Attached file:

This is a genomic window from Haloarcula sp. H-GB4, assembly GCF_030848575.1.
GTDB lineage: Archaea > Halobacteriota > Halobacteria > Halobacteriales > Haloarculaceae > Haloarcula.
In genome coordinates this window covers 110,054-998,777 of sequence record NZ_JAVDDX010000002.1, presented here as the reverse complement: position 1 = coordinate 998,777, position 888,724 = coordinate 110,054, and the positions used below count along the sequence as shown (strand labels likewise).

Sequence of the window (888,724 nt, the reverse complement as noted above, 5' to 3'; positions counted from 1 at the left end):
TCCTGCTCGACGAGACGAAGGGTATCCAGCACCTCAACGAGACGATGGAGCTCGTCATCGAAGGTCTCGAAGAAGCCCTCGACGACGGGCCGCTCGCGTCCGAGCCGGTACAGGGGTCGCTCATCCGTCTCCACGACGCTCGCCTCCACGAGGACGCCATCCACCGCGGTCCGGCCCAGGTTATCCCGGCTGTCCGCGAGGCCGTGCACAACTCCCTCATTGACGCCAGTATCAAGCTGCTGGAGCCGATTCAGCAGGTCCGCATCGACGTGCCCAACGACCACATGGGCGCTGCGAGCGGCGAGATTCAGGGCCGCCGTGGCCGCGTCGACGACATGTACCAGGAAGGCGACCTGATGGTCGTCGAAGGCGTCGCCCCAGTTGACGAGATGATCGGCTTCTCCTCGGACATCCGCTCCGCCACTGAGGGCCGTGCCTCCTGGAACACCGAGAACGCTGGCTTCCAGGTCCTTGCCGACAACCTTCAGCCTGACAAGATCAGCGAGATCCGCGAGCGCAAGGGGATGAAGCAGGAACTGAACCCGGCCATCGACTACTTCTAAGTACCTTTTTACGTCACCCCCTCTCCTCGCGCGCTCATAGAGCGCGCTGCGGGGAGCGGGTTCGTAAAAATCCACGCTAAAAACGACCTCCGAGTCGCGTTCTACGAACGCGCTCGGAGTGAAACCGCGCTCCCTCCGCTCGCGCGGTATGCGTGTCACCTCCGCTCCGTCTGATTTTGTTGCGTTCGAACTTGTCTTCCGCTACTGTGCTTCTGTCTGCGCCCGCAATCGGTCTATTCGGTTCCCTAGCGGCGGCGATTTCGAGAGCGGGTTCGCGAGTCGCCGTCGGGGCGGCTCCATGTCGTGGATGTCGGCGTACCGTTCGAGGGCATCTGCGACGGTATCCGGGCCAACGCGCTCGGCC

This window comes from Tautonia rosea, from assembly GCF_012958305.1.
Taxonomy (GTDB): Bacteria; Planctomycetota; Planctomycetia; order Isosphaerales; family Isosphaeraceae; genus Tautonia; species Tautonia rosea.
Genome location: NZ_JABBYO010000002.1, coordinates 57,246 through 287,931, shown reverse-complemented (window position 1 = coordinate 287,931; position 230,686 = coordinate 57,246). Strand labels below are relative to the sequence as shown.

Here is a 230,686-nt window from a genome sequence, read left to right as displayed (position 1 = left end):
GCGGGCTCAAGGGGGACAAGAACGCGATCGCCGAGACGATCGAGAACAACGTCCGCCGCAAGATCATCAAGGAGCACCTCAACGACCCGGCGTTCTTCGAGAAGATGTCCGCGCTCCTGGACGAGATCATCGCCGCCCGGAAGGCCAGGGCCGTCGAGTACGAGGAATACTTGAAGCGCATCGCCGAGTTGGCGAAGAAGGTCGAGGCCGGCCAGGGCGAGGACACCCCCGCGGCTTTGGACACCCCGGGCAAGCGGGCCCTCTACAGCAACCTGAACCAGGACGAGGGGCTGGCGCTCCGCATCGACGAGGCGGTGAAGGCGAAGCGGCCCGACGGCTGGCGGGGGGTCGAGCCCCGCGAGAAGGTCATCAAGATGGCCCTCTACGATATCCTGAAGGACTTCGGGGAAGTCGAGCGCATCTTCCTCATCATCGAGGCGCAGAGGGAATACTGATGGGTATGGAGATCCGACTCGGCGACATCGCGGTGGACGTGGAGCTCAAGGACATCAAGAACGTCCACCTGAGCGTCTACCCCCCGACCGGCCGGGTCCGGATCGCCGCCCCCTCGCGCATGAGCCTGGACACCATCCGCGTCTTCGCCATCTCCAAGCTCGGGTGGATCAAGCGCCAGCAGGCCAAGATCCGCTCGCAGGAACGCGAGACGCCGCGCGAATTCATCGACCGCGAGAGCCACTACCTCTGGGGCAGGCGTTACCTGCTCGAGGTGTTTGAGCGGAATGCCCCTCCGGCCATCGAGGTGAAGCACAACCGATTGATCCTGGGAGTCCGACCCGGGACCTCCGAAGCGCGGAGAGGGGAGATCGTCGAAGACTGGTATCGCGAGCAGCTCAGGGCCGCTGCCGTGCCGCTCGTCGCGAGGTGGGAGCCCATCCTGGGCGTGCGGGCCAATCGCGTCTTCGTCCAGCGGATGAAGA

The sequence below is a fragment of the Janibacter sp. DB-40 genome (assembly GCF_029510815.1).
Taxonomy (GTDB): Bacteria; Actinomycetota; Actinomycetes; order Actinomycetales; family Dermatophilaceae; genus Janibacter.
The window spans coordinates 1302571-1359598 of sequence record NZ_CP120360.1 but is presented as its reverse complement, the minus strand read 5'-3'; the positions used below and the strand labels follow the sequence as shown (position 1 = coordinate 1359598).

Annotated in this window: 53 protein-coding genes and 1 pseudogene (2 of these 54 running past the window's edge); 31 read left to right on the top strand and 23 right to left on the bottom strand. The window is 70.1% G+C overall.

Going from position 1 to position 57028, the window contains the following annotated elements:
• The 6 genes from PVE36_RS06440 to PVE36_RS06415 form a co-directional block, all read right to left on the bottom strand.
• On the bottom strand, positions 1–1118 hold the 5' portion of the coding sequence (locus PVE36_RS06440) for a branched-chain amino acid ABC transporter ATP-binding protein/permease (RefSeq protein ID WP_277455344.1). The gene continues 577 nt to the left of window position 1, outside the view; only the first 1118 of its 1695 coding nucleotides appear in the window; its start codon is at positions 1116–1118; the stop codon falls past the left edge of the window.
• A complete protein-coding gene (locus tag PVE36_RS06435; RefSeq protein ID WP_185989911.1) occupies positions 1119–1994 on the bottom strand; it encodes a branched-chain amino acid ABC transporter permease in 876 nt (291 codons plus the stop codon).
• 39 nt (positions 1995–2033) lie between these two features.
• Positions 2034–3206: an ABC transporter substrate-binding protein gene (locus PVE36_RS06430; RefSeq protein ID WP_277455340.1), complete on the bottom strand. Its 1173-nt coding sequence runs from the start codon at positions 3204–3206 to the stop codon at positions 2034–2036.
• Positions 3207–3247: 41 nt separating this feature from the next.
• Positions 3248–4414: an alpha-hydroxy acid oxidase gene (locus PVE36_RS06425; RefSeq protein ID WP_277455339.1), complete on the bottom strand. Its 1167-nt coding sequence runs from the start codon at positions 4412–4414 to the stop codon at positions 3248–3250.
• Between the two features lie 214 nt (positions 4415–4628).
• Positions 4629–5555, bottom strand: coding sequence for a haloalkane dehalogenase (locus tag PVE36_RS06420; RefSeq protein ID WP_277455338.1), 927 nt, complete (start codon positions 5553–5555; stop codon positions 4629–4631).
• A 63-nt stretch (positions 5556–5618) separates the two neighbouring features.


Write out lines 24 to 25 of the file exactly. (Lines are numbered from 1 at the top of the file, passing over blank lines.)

• Positions 4629–5555, bottom strand: coding sequence for a haloalkane dehalogenase (locus tag PVE36_RS06420; RefSeq protein ID WP_277455338.1), 927 nt, complete (start codon positions 5553–5555; stop codon positions 4629–4631).
• A 63-nt stretch (positions 5556–5618) separates the two neighbouring features.